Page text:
As society continues to grow, pun intended, many new injuries and infirmities are entering the realm of “disability” putting employers more at risk at being caught in the crosshairs of the Americans with Disabilities Act (ADA) and comparable state laws (most of which track the original text of the ADA closely).
Some of the extension is due to the number of new and expanded mental infirmities acknowledged in the American Psychiatric Association’s Diagnostic and Statistical Manual of Mental Disorders (DSM–5) , such as, hoarding, cannabis withdrawal, binge-eating disorder, and others (yes, all of these are real). Some of the extension is due to the evolving workplace, technology gains, and employees better understating disability laws, including accommodations for service/compassion animals.
With the continual legal expansion in this area, aside from Michigan and a half-dozen municipalities that prohibit weight discrimination, obesity has always been and continues to be, in and of itself, not a “disability” under the ADA. The issue, however, became more blurred in 2013 when the American Medical Association pronounced obesity to be a disease. Since then courts have not bought into the AMA’s pronouncement and have maintained that obesity, in and of itself, is not a disability. What this means is that, an employer will not have to accommodate the obesity of an employee if obesity is the only issue. The “if” is what presents the continuing legal struggle for employers in that, if an employee suffers other medical or psychological conditions related to or as a result of the non-covered obesity, the employer may have to accommodate.
One obesity-related impairment that is having a moment in the litigation realm is sleep apnea. In fact, recently, three separate disability-related lawsuits have been filed based on employers taking adverse employment actions against employees in part because of the employee’s alleged sleep apnea, which cause employees to basically sleep on the job and, in some case, fall asleep at the wheel, in the cockpit, etc. Well, maybe it’s not that black and white, but the circumstances are not that far off.
By way of background, sleep apnea is a “serious sleep disorder that occurs when a person’s breathing is interrupted during sleep”. The main characteristic of sleep apnea is that an individual stops breathing for 10-30 seconds at a time while sleeping. (Thank you webmd.com). In 2013, a Kentucky Court of Appeals found that while obesity, in and of itself, is not a disability, the related condition of sleep apnea, which the plaintiff suffered from, was a disability. Pennington v. Wagner’s Pharmacy, Inc. Case No. 2012-CA-0005730-MR (Ky. Ct. App. July 12, 2013). “Breathing”, for obvious reasons, is a “major life activity” under the ADA so sleep apnea can qualify as a covered disability for application of the ADA’s discrimination and accommodation provisions.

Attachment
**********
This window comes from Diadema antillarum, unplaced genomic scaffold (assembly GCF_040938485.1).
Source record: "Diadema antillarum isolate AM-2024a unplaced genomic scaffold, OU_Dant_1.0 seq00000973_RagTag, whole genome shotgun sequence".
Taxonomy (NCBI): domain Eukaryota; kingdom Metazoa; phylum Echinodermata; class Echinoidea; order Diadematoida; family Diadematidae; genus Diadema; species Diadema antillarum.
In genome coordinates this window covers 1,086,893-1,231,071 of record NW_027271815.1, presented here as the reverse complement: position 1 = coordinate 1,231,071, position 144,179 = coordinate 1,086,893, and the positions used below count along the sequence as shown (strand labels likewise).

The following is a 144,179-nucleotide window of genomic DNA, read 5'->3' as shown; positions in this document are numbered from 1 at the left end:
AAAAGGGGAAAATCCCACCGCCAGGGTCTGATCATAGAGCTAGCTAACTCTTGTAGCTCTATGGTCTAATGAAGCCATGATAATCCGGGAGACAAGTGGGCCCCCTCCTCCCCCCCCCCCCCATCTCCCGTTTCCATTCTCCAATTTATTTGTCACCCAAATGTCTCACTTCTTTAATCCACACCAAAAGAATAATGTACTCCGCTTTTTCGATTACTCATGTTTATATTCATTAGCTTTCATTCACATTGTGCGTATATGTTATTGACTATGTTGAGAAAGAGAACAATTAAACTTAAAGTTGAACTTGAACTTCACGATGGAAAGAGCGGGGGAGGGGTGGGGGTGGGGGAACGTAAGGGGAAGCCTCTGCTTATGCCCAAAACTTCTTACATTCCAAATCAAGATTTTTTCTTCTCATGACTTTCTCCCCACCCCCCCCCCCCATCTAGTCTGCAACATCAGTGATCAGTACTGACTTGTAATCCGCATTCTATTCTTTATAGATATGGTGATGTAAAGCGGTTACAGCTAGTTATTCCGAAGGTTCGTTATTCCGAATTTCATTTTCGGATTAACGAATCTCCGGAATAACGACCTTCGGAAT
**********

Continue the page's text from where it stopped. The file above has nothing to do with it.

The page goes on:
There are two types of sleep apnea: (1) central sleep apnea; and (2) obstructive sleep apnea (OSA), of which nine out of ten people suffering from sleep apnea have. The most common treatment for sleep apnea is the nighttime use of a continuous positive airway pressure (CPAP) machine, which is a mask that is worn at night to force air into an individual’s airway. The CPAP keeps a person’s airway open while sleeping so the person can reach a deep sleep. While this seems to indicate the condition affects a person’s ability to breathe during sleep, of which sleeping typically is not allowed during work, before avoiding the interactive process altogether, employers should remember that when dealing with an employee with sleep apnea or another sleep disorder, in 2014, a jury awarded a Kansas police officer who suffered from sleep apnea $1 million when he was allegedly fired in violation of the ADA.
In these most recent three cases, a hospital dispatcher, a bus driver, and a potential city garbage collector, were terminated or denied employment for allegedly falling asleep on the job or, in the case of the garbage-collector applicant, for having a history of doing so.
At first glance, this would seem to be a no brainer for the employer, at least in regard to the first two individuals who operate vehicles as a function of their jobs. I do not know many individuals who would want to be driven to the hospital in their time of need by a driver who has the propensity to fall asleep at the wheel or to a destination by a bus driver who has the same propensity and, apparently, their employers do not want the liability either. So what is the issue as it seems to be a clear public safety issue, right?
In fact, this trifecta of lawsuits has come after two significant train crashes linked to engineers who suffered from sleep apnea. One was the 2016 Hoboken, New Jersey crash where one person died. The other was the 2017 Long Island Rail Road incident where over 100 people were injured and the estimated damage reached $5.3 million. These two incidents occurred within just 13 weeks of each other.